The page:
Sara Davis Buechner
Sara Davis Buechner Is More Than a Letter
Sat. March 25, 2017 by Jerry Nunn
Now if we can just get that orange rug out of the White House everything will be just fine!
sara davis buechner
Transgender activist discusses life behind the piano
Chicago Sinfonietta is presenting More Than a Letter at Symphony Center, 220 S. Michigan Avenue, at 7:30 p.m on March 27. The show is focused on LGBT composers with transgender talent Sara Davis Buechner playing piano, guest conductor Michael Morgan, and Chicago’s Musicality Vocal Ensemble from America’s Got Talent.
JN: (Jerry Nunn) Hi, Sara. Where are you from originally?
SDB: (Sara Davis Buechner) I was born in Baltimore, but live most of my adult life in New York City. I have just returned to the United States after living in Vancouver for 13 years. I am a concert pianist and was teaching at the University of British Columbia. I now teach in Philadelphia. That brought me back to the US just in time for Mr. Trump!
JN: When did you first start playing piano?
SDB: I was about three years old. It was with a local piano teacher who was teaching all the little kids. My mother was very eager that my older brother and I had some cultural experience and education.
I had a lot of aptitude for it so I progressed very quickly. By the time I was a teenager I was entering some piano competitions. I skipped a year of high school to go to Juilliard at the age of 17.
JN: Are you good at math?
SDB: No. I am terrible at math. I can’t add 2+2!
JN: I thought that went hand in hand.
SDB: Sometimes you read that sort of stuff. I am living proof that it is total nonsense.
JN: Talk about your journey as a trans person for our readers.
SDB: I think most trans folk know they are trans from a very early age. I certainly did. In 1960 that was very verboten. That wasn’t talked about back then. Parents of today can see a lot of signs that my parents did not pick up on. Our world is much less gender specific these days.
That was something I repressed in myself for a very long time. Being in New York at college I did my share of experimenting. In my mid thirties I made the decision to transition. It was very difficult. I was a fairly well known pianist and was teaching at a Manhattan school. I knew there would be a heavy price to pay for that. It was heavier than I thought it would be. I was basically unemployable for a number of years, which is the main reason I moved to Canada. I couldn’t get concert bookings or a decent teaching job in the United States. This was back in 1998.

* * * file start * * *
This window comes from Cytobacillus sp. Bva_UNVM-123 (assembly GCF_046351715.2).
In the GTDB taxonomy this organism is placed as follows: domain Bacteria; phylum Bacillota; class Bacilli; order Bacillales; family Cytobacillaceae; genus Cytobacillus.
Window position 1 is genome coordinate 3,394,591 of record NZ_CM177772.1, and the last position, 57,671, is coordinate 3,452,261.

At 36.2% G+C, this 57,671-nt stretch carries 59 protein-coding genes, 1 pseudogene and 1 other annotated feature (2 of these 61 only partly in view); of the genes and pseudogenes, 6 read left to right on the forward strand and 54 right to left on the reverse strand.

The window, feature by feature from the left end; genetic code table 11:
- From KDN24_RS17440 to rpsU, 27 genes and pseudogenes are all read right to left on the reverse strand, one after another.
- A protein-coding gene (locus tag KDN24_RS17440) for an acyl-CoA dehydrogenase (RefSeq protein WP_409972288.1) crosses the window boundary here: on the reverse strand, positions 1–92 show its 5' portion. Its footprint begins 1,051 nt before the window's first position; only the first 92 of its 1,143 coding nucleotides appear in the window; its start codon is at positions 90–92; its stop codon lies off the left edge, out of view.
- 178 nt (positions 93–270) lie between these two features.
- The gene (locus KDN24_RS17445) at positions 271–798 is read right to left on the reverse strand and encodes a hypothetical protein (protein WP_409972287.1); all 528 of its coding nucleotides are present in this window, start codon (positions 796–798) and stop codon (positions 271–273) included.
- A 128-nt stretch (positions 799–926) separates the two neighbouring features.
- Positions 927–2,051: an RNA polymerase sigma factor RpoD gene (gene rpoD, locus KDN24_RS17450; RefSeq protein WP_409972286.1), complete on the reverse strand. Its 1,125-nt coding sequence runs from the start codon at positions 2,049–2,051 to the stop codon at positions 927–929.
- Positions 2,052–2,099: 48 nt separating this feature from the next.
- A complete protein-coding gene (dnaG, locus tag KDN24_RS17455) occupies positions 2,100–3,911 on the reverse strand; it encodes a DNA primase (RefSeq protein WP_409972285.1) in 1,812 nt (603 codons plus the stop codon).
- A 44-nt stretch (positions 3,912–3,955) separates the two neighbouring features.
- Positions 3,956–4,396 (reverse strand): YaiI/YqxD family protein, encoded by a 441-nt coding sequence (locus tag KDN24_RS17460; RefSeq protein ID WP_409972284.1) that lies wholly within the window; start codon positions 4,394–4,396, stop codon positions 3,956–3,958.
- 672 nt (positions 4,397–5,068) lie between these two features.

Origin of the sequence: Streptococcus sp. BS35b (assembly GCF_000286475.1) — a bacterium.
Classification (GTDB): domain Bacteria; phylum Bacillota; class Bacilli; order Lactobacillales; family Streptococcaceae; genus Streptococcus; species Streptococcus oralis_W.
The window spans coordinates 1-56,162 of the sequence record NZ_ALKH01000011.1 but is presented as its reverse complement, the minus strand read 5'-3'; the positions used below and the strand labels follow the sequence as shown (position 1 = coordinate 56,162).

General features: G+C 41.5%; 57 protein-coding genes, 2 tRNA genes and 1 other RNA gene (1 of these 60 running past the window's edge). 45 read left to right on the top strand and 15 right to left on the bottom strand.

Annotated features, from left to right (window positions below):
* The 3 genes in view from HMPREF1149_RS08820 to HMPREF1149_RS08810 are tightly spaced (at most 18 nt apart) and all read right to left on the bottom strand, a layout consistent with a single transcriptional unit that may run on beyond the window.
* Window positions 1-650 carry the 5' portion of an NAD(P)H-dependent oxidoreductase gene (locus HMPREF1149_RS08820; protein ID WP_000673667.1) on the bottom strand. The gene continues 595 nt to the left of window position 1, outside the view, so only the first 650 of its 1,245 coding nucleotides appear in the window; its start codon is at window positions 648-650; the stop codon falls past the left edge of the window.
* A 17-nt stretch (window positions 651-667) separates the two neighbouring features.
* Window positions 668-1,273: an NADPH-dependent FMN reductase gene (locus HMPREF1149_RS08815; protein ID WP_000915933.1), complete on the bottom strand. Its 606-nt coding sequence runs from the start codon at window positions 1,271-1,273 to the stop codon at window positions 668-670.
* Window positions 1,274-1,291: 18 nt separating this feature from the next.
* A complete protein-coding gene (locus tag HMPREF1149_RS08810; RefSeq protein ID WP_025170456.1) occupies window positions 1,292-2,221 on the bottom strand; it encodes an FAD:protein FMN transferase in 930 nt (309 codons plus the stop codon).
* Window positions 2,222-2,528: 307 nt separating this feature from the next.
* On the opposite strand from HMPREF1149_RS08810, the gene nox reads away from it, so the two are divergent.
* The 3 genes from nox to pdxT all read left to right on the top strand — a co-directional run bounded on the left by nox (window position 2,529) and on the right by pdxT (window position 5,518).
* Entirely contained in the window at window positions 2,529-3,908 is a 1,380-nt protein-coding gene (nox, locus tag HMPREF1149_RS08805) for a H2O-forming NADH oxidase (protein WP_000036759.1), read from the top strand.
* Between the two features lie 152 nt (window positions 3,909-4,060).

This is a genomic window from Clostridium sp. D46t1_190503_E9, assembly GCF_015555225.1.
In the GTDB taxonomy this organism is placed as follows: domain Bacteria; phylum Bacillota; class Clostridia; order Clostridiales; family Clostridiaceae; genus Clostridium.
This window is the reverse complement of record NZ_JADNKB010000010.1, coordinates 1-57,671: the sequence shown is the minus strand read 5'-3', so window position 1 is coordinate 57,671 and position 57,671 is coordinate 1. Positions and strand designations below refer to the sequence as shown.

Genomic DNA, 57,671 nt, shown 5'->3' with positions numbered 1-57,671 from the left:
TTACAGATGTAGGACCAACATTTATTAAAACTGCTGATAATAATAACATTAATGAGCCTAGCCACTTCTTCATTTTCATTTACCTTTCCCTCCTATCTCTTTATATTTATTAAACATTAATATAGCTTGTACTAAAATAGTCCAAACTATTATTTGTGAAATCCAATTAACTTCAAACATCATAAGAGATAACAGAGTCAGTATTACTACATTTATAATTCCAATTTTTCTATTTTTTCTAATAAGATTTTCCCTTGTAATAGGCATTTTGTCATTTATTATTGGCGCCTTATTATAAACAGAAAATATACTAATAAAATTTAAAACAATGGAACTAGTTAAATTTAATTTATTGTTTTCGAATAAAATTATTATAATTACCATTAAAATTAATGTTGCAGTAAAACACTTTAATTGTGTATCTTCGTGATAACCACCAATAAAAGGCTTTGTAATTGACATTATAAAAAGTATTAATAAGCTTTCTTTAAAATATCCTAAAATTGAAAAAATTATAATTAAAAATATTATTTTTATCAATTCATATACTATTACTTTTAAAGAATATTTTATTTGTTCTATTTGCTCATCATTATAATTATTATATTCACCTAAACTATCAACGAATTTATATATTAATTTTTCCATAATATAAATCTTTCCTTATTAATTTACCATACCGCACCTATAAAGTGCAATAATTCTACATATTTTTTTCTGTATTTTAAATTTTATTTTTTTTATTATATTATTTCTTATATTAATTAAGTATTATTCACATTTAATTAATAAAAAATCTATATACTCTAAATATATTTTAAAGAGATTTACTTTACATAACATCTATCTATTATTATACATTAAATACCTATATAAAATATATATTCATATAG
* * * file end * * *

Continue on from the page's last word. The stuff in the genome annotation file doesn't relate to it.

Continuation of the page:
While missing Barack Obama I watched things evolve a bit. I think the Canadians have been ahead of us for a long time in regard to social justice issues. I had a fine teaching job there and did a lot of playing concerts during those years. I am pretty well known up in Canada now, so that has been a plus. Now gay marriage has evolved and trans people are very much in the press. We are not hiding in closets anymore.
When an opportunity came to come back I jumped on it. I was very homesick. I was very happy to come back.
JN: Welcome back!
SDB: Now if we can just get that orange rug out of the White House everything will be just fine!
JN: Have you played with Sinfonietta before?
SDB: I have not, this is my first time. I have worked with guest conductor Michael Morgan a lot. We have played several concerts in California. He has had his own difficult journey as a Black, gay man becoming a conductor in the United States. He’s a great protege of Leonard Bernstein as a young man. Because we have a commonality of struggles and strife I think that resonates with him. I don’t think we have ever talked about that.
It feels good to make music with him. He’s a very dynamic conductor and a fun guy. He asked me to do this concert with him and I jumped at it. I think it’s a great idea for a concert with a lot of great music on it. I think it will be a wonderful event!
JN: Are you a West Side Story fan?
SDB: I lived West Side Story, both parts in fact! Bernstein is one of those great geniuses. He’s a man of incredible talent.
JN: I saw there is a Matthew Shepard section.
SDB: That is the sort of thing that should never be forgotten. We have to have our icons. Some of them are heroic and some are tragic. We have to keep that front and center, and not let people forget.
JN: How do you warm up for a concert?
SDB: Hopefully there is a piano backstage where I can noodle around for a bit before the performance. I hate to go out cold. It is as much a physical experience as a mental experience. I have to be in a certain mindset and my body has to be loose. There are plenty of times that I am traveling and there is not that kind of luxury. I have to cope with the reality of walking onstage cold with a piano I have never tried. I just sit down and do my job.
JN: They used to pop their knuckles before playing. Do you do that?
SDB: No. I think that is only in the movies!
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